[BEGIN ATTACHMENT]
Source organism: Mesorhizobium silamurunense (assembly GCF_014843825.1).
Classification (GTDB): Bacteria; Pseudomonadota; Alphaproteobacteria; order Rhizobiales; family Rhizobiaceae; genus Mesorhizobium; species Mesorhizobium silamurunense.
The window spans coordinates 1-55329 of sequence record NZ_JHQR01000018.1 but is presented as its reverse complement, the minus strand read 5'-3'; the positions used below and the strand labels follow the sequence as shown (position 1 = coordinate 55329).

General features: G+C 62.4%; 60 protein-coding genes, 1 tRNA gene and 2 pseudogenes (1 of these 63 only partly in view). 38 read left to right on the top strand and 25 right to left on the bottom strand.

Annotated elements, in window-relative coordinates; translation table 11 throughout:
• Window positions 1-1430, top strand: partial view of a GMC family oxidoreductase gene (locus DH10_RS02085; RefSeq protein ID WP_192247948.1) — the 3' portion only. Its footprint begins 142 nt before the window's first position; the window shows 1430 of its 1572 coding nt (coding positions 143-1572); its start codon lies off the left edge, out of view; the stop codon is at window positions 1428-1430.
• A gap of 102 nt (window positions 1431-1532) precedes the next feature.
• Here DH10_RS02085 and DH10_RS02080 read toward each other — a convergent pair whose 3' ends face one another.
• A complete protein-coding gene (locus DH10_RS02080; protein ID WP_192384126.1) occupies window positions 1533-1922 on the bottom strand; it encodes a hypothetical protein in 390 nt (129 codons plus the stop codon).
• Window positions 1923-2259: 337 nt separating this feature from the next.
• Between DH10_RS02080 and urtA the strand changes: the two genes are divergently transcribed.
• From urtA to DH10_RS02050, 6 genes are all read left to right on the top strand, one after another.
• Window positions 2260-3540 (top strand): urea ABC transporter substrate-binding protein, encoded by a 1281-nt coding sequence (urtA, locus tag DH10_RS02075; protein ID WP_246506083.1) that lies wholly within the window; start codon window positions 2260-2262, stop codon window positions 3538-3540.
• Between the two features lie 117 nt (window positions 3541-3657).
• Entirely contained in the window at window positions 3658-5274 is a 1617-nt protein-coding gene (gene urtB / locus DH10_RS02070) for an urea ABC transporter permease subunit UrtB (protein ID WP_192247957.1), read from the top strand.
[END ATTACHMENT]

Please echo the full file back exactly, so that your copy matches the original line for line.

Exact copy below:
Source organism: Mesorhizobium silamurunense (assembly GCF_014843825.1).
Classification (GTDB): Bacteria; Pseudomonadota; Alphaproteobacteria; order Rhizobiales; family Rhizobiaceae; genus Mesorhizobium; species Mesorhizobium silamurunense.
The window spans coordinates 1-55329 of sequence record NZ_JHQR01000018.1 but is presented as its reverse complement, the minus strand read 5'-3'; the positions used below and the strand labels follow the sequence as shown (position 1 = coordinate 55329).

General features: G+C 62.4%; 60 protein-coding genes, 1 tRNA gene and 2 pseudogenes (1 of these 63 only partly in view). 38 read left to right on the top strand and 25 right to left on the bottom strand.

Annotated elements, in window-relative coordinates; translation table 11 throughout:
• Window positions 1-1430, top strand: partial view of a GMC family oxidoreductase gene (locus DH10_RS02085; RefSeq protein ID WP_192247948.1) — the 3' portion only. Its footprint begins 142 nt before the window's first position; the window shows 1430 of its 1572 coding nt (coding positions 143-1572); its start codon lies off the left edge, out of view; the stop codon is at window positions 1428-1430.
• A gap of 102 nt (window positions 1431-1532) precedes the next feature.
• Here DH10_RS02085 and DH10_RS02080 read toward each other — a convergent pair whose 3' ends face one another.
• A complete protein-coding gene (locus DH10_RS02080; protein ID WP_192384126.1) occupies window positions 1533-1922 on the bottom strand; it encodes a hypothetical protein in 390 nt (129 codons plus the stop codon).
• Window positions 1923-2259: 337 nt separating this feature from the next.
• Between DH10_RS02080 and urtA the strand changes: the two genes are divergently transcribed.
• From urtA to DH10_RS02050, 6 genes are all read left to right on the top strand, one after another.
• Window positions 2260-3540 (top strand): urea ABC transporter substrate-binding protein, encoded by a 1281-nt coding sequence (urtA, locus tag DH10_RS02075; protein ID WP_246506083.1) that lies wholly within the window; start codon window positions 2260-2262, stop codon window positions 3538-3540.
• Between the two features lie 117 nt (window positions 3541-3657).
• Entirely contained in the window at window positions 3658-5274 is a 1617-nt protein-coding gene (gene urtB / locus DH10_RS02070) for an urea ABC transporter permease subunit UrtB (protein ID WP_192247957.1), read from the top strand.